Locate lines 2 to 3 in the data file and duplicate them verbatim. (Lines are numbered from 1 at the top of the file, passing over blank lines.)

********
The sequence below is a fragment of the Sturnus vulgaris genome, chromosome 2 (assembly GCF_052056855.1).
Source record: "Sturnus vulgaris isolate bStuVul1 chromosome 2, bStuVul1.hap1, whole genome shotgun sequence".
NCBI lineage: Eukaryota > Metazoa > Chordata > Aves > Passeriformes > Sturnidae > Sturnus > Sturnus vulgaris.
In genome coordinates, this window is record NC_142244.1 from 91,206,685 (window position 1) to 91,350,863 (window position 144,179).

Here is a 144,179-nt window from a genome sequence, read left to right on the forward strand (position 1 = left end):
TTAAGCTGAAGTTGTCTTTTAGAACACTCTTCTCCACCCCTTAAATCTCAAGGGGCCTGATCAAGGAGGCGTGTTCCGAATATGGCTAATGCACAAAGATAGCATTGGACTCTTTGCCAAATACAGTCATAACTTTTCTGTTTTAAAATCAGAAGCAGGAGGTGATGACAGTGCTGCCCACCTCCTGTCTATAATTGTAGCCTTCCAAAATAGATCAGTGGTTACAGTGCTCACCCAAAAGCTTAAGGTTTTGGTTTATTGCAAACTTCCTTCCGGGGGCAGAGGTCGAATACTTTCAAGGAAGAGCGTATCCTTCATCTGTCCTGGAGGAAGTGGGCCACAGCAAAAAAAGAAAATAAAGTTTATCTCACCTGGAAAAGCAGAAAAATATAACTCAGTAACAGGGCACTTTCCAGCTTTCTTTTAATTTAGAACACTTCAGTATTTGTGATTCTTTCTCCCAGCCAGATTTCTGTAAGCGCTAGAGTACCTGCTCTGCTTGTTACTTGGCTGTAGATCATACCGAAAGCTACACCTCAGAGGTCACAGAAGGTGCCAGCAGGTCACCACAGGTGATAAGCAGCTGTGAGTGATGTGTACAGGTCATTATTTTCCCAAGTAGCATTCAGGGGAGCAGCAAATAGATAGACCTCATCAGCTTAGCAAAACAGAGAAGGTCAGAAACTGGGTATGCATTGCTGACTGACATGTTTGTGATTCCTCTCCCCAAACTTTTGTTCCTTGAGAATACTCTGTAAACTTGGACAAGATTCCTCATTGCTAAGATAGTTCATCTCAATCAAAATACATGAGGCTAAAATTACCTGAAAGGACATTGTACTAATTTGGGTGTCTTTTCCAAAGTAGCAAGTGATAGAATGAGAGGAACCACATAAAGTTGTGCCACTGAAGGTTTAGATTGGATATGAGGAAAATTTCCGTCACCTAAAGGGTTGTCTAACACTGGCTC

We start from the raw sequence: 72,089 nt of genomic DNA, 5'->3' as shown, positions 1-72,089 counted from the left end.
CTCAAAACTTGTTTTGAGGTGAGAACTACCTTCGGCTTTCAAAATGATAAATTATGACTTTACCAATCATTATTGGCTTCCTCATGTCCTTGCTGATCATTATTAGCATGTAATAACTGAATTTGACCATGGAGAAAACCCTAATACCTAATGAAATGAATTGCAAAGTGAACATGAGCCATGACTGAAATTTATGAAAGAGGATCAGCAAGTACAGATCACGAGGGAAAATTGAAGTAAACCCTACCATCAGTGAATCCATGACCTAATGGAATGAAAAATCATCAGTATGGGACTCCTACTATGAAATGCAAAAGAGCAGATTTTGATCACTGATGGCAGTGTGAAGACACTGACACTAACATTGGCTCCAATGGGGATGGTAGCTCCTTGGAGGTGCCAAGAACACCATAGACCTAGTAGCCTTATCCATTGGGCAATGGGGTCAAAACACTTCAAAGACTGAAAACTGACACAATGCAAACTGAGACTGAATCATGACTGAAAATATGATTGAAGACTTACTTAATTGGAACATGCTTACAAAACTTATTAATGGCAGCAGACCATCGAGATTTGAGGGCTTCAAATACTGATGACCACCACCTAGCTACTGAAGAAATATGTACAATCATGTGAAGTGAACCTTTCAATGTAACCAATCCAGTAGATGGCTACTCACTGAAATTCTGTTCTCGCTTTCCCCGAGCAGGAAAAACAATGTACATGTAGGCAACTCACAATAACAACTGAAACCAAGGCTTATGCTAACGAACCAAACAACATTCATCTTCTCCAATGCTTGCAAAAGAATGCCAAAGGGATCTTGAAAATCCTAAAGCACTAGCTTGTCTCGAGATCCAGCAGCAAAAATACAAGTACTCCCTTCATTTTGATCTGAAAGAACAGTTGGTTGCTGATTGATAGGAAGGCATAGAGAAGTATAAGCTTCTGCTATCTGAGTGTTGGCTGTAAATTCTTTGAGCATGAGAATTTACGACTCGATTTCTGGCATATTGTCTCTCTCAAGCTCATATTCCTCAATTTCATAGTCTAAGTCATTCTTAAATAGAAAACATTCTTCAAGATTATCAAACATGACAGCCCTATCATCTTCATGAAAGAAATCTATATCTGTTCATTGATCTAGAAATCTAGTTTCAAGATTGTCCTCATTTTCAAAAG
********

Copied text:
Source record: "Sturnus vulgaris isolate bStuVul1 chromosome 2, bStuVul1.hap1, whole genome shotgun sequence".
NCBI lineage: Eukaryota > Metazoa > Chordata > Aves > Passeriformes > Sturnidae > Sturnus > Sturnus vulgaris.